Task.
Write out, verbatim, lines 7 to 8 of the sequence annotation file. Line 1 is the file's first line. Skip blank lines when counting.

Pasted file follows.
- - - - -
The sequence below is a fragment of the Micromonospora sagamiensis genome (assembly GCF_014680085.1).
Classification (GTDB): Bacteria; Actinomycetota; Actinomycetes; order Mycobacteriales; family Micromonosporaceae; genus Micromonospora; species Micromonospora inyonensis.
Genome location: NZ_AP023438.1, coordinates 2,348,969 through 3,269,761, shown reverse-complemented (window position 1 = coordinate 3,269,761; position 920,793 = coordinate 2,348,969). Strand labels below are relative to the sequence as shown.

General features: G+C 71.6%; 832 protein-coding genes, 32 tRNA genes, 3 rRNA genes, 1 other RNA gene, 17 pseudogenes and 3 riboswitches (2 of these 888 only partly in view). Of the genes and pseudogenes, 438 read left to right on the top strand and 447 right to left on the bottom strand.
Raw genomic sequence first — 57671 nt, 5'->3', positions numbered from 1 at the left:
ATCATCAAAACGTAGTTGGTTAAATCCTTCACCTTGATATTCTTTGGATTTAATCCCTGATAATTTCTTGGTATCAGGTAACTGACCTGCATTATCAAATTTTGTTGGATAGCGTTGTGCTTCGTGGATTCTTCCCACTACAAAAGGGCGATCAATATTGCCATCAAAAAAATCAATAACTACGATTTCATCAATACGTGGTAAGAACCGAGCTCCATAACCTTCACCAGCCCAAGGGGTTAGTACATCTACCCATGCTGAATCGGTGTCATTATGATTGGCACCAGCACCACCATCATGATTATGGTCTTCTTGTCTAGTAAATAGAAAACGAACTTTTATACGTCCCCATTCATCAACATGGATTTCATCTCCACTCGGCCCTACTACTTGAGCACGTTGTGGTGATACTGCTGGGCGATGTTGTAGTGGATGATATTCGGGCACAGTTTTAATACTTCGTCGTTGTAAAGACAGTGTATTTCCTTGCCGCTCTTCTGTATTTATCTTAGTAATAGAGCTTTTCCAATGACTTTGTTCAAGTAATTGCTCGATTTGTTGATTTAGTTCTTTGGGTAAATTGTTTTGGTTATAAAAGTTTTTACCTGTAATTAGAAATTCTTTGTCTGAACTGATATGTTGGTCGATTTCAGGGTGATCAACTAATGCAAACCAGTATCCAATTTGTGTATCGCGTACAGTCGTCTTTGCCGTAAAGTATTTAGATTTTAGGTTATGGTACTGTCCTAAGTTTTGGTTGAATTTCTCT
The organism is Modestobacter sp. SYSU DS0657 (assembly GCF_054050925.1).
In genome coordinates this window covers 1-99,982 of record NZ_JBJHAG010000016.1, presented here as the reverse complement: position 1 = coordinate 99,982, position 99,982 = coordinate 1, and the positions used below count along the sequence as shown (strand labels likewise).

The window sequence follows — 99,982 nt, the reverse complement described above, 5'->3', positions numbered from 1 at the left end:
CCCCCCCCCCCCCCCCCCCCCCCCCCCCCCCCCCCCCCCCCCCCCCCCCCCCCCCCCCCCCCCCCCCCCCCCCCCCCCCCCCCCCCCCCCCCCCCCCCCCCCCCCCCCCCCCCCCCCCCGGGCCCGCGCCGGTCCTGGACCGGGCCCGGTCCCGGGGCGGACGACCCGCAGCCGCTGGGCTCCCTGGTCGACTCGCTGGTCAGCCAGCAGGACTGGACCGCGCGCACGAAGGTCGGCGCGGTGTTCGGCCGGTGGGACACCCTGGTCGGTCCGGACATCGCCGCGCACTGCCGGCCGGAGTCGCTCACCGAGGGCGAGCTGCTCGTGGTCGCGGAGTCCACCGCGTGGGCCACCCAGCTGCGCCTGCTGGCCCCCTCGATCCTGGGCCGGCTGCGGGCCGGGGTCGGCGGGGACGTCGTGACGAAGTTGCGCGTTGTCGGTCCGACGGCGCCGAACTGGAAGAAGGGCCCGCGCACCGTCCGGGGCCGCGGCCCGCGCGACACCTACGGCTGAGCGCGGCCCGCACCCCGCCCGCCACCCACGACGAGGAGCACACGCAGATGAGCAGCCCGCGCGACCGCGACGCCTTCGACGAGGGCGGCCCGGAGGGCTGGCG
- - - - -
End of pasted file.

The organism is Modestobacter sp. SYSU DS0657 (assembly GCF_054050925.1).
In genome coordinates this window covers 1-99,982 of record NZ_JBJHAG010000016.1, presented here as the reverse complement: position 1 = coordinate 99,982, position 99,982 = coordinate 1, and the positions used below count along the sequence as shown (strand labels likewise).